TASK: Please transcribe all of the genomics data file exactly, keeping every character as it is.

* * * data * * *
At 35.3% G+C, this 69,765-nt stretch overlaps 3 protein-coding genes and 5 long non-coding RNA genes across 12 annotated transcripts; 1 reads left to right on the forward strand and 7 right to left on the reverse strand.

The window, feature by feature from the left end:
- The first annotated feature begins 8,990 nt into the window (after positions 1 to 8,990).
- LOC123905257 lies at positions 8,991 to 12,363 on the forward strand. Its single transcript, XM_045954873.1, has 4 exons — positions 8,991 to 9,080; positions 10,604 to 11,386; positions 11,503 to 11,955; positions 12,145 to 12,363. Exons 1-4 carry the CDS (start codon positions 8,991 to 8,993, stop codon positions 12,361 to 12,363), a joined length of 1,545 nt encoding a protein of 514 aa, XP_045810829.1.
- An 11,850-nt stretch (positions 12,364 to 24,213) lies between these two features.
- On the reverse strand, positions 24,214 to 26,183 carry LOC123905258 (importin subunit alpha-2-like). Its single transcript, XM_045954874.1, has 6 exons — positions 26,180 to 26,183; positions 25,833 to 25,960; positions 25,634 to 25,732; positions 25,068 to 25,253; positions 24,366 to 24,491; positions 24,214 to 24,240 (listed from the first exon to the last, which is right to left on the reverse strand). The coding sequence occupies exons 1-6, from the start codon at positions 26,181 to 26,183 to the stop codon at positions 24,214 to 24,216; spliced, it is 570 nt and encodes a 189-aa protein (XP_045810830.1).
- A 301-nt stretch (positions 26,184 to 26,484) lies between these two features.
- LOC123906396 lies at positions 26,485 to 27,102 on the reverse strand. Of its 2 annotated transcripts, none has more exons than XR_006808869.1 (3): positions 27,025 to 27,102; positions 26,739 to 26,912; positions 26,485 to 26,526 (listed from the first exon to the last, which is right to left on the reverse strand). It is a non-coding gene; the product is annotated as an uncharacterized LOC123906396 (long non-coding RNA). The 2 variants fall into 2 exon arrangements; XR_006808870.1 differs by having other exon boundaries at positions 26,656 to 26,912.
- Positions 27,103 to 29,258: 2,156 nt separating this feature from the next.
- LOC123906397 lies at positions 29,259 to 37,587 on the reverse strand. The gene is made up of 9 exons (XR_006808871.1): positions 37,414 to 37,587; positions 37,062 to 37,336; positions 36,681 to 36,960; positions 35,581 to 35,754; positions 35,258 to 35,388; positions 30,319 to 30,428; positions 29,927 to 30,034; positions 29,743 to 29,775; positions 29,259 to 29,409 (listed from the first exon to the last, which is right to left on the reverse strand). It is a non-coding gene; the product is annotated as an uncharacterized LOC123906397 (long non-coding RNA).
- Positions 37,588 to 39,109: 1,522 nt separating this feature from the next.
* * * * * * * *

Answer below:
At 35.3% G+C, this 69,765-nt stretch overlaps 3 protein-coding genes and 5 long non-coding RNA genes across 12 annotated transcripts; 1 reads left to right on the forward strand and 7 right to left on the reverse strand.

The window, feature by feature from the left end:
- The first annotated feature begins 8,990 nt into the window (after positions 1 to 8,990).
- LOC123905257 lies at positions 8,991 to 12,363 on the forward strand. Its single transcript, XM_045954873.1, has 4 exons — positions 8,991 to 9,080; positions 10,604 to 11,386; positions 11,503 to 11,955; positions 12,145 to 12,363. Exons 1-4 carry the CDS (start codon positions 8,991 to 8,993, stop codon positions 12,361 to 12,363), a joined length of 1,545 nt encoding a protein of 514 aa, XP_045810829.1.
- An 11,850-nt stretch (positions 12,364 to 24,213) lies between these two features.
- On the reverse strand, positions 24,214 to 26,183 carry LOC123905258 (importin subunit alpha-2-like). Its single transcript, XM_045954874.1, has 6 exons — positions 26,180 to 26,183; positions 25,833 to 25,960; positions 25,634 to 25,732; positions 25,068 to 25,253; positions 24,366 to 24,491; positions 24,214 to 24,240 (listed from the first exon to the last, which is right to left on the reverse strand). The coding sequence occupies exons 1-6, from the start codon at positions 26,181 to 26,183 to the stop codon at positions 24,214 to 24,216; spliced, it is 570 nt and encodes a 189-aa protein (XP_045810830.1).
- A 301-nt stretch (positions 26,184 to 26,484) lies between these two features.
- LOC123906396 lies at positions 26,485 to 27,102 on the reverse strand. Of its 2 annotated transcripts, none has more exons than XR_006808869.1 (3): positions 27,025 to 27,102; positions 26,739 to 26,912; positions 26,485 to 26,526 (listed from the first exon to the last, which is right to left on the reverse strand). It is a non-coding gene; the product is annotated as an uncharacterized LOC123906396 (long non-coding RNA). The 2 variants fall into 2 exon arrangements; XR_006808870.1 differs by having other exon boundaries at positions 26,656 to 26,912.
- Positions 27,103 to 29,258: 2,156 nt separating this feature from the next.
- LOC123906397 lies at positions 29,259 to 37,587 on the reverse strand. The gene is made up of 9 exons (XR_006808871.1): positions 37,414 to 37,587; positions 37,062 to 37,336; positions 36,681 to 36,960; positions 35,581 to 35,754; positions 35,258 to 35,388; positions 30,319 to 30,428; positions 29,927 to 30,034; positions 29,743 to 29,775; positions 29,259 to 29,409 (listed from the first exon to the last, which is right to left on the reverse strand). It is a non-coding gene; the product is annotated as an uncharacterized LOC123906397 (long non-coding RNA).
- Positions 37,588 to 39,109: 1,522 nt separating this feature from the next.